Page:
Author Contributions: Dr Lipsitz and Ms Yoon had full access to all of the data in the study and take responsibility for the integrity of the data and the accuracy of the data analysis.

Concept and design: All authors.

Acquisition, analysis, or interpretation of data: All authors.

Drafting of the manuscript: Khan, Landrigan.

Critical revision of the manuscript for important intellectual content: All authors.

Statistical analysis: Lipsitz, Yoon.

Obtained funding: Khan, Landrigan.

Administrative, technical, or material support: Furtak, Garcia.

Supervision: Landrigan.

Conflict of Interest Disclosures: Drs Landrigan, Sectish, Spector, Srivastava, Starmer, and West have consulted with and hold equity in the I-PASS Institute, which seeks to train institutions in best handoff practices and aid in their implementation. Drs Sectish, Spector, Srivastava, Starmer, and West have received monetary awards, honoraria, and travel reimbursement from multiple academic and professional organizations for teaching and consulting on physician performance and handoffs. Drs Landrigan and Srivastava are supported in part by the Children’s Hospital Association for their work as Executive Council members of the Pediatric Research in Inpatient Settings (PRIS) network. Dr Landrigan has also served as a paid consultant to Virgin Pulse to help develop a Sleep and Health Program. In addition, Dr Landrigan has received monetary awards, honoraria, and travel reimbursement from multiple academic and professional organizations for teaching and consulting on sleep deprivation, physician performance, handoffs, and safety and has served as an expert witness in cases regarding patient safety and sleep deprivation. No other disclosures were reported.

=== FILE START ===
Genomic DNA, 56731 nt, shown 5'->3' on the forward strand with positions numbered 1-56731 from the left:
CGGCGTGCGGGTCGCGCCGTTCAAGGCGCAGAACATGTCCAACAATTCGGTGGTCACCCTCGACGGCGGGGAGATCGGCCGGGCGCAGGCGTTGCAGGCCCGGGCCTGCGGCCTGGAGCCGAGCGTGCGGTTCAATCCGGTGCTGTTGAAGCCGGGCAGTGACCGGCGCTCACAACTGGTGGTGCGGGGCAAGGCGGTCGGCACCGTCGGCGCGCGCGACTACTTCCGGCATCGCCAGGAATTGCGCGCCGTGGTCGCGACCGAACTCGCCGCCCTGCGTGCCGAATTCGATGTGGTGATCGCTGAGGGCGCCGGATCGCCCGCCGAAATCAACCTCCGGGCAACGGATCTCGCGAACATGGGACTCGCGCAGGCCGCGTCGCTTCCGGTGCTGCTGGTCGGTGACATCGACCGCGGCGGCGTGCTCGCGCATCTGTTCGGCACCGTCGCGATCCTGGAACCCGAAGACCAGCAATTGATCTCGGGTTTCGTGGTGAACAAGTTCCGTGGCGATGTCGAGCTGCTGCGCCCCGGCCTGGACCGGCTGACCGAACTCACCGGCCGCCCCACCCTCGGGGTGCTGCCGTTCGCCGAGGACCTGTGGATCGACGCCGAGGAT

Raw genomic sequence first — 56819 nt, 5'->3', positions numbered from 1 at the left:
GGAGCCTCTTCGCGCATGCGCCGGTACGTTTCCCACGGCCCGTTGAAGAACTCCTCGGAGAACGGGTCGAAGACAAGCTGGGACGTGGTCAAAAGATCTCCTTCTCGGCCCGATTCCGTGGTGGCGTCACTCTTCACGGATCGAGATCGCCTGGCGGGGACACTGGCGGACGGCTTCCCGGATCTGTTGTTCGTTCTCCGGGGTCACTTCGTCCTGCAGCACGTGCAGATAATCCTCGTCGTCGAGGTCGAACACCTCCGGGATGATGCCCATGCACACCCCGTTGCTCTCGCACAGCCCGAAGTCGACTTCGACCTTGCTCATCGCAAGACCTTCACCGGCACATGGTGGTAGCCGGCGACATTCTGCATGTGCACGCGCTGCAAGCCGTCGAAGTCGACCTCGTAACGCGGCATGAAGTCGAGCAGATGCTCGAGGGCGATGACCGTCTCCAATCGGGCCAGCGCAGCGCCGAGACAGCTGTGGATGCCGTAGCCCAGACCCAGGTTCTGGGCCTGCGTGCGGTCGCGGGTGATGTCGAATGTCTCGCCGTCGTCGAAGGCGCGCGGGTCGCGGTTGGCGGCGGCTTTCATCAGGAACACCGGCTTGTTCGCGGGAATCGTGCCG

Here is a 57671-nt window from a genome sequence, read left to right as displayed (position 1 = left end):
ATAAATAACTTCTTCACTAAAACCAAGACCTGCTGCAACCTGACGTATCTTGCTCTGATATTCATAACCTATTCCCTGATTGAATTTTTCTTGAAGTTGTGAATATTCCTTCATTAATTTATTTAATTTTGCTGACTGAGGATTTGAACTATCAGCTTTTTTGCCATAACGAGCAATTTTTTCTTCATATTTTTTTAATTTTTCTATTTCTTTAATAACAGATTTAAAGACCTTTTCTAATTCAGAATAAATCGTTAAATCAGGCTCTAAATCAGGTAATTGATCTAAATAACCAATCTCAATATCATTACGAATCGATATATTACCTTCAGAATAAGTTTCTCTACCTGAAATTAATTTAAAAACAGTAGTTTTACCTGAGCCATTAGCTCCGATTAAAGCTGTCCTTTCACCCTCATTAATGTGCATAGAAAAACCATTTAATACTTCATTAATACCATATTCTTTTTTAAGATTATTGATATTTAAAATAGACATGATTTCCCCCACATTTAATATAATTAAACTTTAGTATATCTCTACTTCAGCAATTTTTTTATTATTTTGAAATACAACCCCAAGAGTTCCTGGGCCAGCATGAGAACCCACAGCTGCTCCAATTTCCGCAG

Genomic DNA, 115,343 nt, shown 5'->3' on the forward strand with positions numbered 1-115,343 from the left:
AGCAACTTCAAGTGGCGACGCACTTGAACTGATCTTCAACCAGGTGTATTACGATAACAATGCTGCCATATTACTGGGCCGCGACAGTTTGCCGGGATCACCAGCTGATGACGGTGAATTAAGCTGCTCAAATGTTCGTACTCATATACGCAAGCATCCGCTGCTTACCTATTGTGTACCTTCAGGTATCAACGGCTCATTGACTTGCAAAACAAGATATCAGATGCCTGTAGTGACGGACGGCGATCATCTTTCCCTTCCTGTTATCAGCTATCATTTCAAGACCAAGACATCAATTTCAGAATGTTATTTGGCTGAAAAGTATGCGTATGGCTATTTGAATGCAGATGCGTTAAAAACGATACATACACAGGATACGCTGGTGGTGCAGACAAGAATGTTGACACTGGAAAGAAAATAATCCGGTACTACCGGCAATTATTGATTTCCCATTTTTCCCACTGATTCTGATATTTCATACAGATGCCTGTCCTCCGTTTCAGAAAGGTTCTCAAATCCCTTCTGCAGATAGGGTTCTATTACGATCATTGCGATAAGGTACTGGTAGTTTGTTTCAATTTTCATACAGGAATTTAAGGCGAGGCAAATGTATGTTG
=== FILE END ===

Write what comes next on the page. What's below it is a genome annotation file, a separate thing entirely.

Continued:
Funding/Support: This project was supported by grant CDR-1306-03556 from the Patient-Centered Outcomes Research Institute (Dr Landrigan). Dr Khan’s time was supported by K12 grant K12HS022986 from the Agency for Healthcare Research and Quality (principal investigator: Jonathan Finkelstein, MD; Boston Children’s Hospital, Boston, Massachusetts). Dr Baird’s time was supported by grant 5T32HS00063-21 from the Agency for Healthcare Research and Quality (principal investigator: Jonathan Finkelstein, MD).

Role of the Funder/Sponsor: The funders had no role in the design and conduct of the study; collection, management, analysis, and interpretation of the data; preparation, review, or approval of the manuscript; and decision to submit the manuscript for publication.

Additional Information: The authors listed in the byline are also members of the Patient and Family Centered I-PASS Study Group.

Additional Contributions: We thank the patients, families, and caregivers involved in this project, as well as the research assistants, research clinicians, and unit staff. We also thank Cindy Brach, MPP (Agency for Healthcare Research and Quality, Rockville, Maryland), for her assistance reviewing study instruments and providing guidance on health literacy best practices. Ms Brach was not compensated for her work.